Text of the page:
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diaries & journals
It’s always a younger sibling who says something which reveals the transgression, who has heard your parents talking about you when you’re not around. They’re too little to know it’s something they’re not supposed to know. They couldn’t possibly know because only you know. It’s about that dream you had, the name of your crush, what you really think about that cousin. All the writing you do before bed isn’t homework.
You’ve been a fool. It’s always there, in your room, in the desk drawer or beneath the mattress or in the shoebox in the closet. You thought it was hidden, but nothing is hidden to them. The mother who you were one with for nine months, the father who was there to see you enter the world. How easy it must have been for them to give in to their fear, to attempt to know the parts of you that get vaster as you age and become your own person.
They heard it too, and they can hardly breathe as they wonder if you’ll notice the slip of your brother or sister’s tongue, praying that somehow this slice of you that’s been revealed also has a home in the real world, that you’ve told a friend, or that it’s been overheard at school. They pretend they didn’t hear.
But the name of that crush, that dream, that time you did this or that – they are only yours.
You breathe, but only shallowly, because there are no words coming. How could there be. You can't retrieve the knowledge they now have. Your chest tightens as anger arrives, but yelling at them would only reveal more about yourself and your insides, what you think and what you feel. You can’t do that, else there would be nothing left.
Besides, you’re ashamed. There’s no reason to be – there are no crimes you’ve committed, nothing but the ordinary cares and hopes and dreams of an ordinary kid. But you are, because you want some stuff to be a secret, and you don’t know why, but it’s important. Now there are no secrets. You’ve failed.
You go to your room and cry. It may be the first of many times you’ll cry over this. For some it may be the last time you ever cry, or at least the last time you can remember. Maybe your parents will come in and try to apologize. Or maybe – more likely – they feign ignorance and ask what has so upset you.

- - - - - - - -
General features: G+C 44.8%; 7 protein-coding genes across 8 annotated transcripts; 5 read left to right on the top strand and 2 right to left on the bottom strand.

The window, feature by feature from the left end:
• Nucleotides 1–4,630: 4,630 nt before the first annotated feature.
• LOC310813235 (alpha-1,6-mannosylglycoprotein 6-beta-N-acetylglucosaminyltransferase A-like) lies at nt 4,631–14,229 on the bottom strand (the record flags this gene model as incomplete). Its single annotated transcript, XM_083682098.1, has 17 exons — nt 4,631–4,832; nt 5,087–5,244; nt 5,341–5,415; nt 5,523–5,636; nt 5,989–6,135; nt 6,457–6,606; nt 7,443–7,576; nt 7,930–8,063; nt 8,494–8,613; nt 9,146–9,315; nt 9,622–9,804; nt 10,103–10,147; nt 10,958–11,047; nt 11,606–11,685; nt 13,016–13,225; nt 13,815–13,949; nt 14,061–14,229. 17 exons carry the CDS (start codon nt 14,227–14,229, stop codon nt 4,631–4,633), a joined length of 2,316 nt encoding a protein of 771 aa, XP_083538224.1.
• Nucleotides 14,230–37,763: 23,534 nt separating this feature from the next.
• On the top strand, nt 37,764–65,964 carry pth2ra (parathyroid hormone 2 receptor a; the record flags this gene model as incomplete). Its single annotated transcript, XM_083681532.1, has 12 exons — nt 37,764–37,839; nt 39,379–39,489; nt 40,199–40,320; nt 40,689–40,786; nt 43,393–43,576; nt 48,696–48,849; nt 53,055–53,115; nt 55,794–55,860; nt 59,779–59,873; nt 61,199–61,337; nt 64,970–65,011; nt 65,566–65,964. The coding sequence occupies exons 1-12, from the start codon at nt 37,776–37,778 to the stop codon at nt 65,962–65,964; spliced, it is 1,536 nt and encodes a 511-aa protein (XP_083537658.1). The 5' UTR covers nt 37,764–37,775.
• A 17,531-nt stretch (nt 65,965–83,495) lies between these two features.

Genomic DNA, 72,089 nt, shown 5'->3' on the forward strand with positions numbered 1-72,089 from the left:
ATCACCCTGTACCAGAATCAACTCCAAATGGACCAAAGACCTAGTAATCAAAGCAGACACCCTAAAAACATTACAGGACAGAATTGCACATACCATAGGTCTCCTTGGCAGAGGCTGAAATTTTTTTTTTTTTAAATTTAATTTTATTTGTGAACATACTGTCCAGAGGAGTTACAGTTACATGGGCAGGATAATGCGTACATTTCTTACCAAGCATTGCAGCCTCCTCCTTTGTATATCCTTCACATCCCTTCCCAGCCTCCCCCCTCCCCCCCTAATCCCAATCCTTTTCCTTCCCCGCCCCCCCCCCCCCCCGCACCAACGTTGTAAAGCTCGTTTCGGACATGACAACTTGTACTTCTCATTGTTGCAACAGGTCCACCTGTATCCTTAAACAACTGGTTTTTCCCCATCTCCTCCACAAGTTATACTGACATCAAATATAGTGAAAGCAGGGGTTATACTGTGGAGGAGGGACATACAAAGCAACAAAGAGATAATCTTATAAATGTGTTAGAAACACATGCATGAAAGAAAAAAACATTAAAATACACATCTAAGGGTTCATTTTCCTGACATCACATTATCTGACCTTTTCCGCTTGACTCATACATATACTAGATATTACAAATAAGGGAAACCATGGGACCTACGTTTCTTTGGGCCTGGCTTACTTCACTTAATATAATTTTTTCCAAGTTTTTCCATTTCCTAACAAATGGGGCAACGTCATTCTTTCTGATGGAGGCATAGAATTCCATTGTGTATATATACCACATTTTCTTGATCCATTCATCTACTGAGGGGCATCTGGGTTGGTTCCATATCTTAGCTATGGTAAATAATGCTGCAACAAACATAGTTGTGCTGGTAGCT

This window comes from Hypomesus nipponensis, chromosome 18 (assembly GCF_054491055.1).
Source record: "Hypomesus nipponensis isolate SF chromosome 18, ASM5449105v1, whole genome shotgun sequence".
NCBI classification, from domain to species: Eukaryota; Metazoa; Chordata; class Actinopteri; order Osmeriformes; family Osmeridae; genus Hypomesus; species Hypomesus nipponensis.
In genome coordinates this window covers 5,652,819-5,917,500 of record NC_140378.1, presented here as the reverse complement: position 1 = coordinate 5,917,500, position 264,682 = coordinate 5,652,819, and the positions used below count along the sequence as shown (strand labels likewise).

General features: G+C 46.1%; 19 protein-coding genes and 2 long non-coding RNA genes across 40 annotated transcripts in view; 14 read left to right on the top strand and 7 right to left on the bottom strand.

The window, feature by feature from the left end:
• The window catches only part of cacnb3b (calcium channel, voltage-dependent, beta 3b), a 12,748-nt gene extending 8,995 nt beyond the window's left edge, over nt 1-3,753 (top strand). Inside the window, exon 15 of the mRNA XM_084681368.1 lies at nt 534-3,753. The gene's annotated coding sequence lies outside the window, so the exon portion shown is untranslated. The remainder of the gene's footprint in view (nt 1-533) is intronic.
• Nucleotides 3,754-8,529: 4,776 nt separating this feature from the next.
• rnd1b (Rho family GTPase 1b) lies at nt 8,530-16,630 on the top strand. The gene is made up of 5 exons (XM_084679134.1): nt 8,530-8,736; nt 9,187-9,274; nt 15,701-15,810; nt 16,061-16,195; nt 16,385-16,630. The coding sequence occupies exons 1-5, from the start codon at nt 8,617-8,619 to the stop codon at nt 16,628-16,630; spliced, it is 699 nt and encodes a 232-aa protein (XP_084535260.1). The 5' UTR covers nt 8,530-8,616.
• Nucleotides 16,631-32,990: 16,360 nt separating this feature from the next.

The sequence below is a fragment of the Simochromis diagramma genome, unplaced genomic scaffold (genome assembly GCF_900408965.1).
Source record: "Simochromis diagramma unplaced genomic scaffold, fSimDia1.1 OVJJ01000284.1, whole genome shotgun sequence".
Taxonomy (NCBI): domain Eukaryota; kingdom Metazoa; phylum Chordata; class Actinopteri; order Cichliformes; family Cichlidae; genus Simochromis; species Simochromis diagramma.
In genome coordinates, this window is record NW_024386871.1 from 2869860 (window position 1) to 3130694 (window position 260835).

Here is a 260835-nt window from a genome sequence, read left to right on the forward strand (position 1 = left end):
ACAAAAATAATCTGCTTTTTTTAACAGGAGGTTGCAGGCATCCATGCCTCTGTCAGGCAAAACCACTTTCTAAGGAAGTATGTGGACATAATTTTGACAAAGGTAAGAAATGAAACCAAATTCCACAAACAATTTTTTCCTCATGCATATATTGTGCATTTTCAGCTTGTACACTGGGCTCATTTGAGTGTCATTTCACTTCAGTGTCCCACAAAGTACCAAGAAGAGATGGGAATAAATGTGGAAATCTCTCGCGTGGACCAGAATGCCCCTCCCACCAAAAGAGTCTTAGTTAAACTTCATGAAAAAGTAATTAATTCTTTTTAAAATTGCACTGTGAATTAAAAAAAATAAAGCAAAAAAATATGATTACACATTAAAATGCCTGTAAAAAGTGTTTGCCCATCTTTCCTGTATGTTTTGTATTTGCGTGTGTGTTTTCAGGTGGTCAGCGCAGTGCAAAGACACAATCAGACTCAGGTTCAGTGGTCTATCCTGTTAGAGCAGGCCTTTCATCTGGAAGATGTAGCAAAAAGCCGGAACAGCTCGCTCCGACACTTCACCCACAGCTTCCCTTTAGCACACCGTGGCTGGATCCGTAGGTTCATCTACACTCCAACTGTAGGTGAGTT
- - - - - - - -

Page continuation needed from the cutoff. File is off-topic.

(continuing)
When they leave, you retrieve it from that sacred hiding place and notice it’s been set back facing the wrong way, or there’s the same lingering smell of perfume your mom leaves on the dog after she’s pet it, or a page is dog-eared for them to come back to later like your dad does to paperbacks.
We’ve all discovered it, those of us with any modicum of an inner kingdom – the need to press ourselves through ink and charcoal into paper, to figure out who we are, to talk to ourselves as the protagonists of our own story, to make our goals untouchable scriptures for eternal reference. It’s only when we do so that the world around us begins to make sense. For some it’s as simple as writing the name of that crush a million times. Others make lists. The more ambitious form a narrative. No matter what it is, it is ours alone – until suddenly, it isn’t.
Later in life we’ll be someplace with some leather bound paper in our hand, some Moleskin, some marbled notebook. On it is the name of our own child; in it, your child’s unmistakable handwriting. We’ll be afraid of how they are getting older and drawing away from us. They who we taught to use the toilet, to brush their teeth. They who we gave their first mouthful of food and heard their first laugh. And we must then consider what it means to know someone so completely, and whether loving someone means there are parts to them that must be forever unknowable as well.
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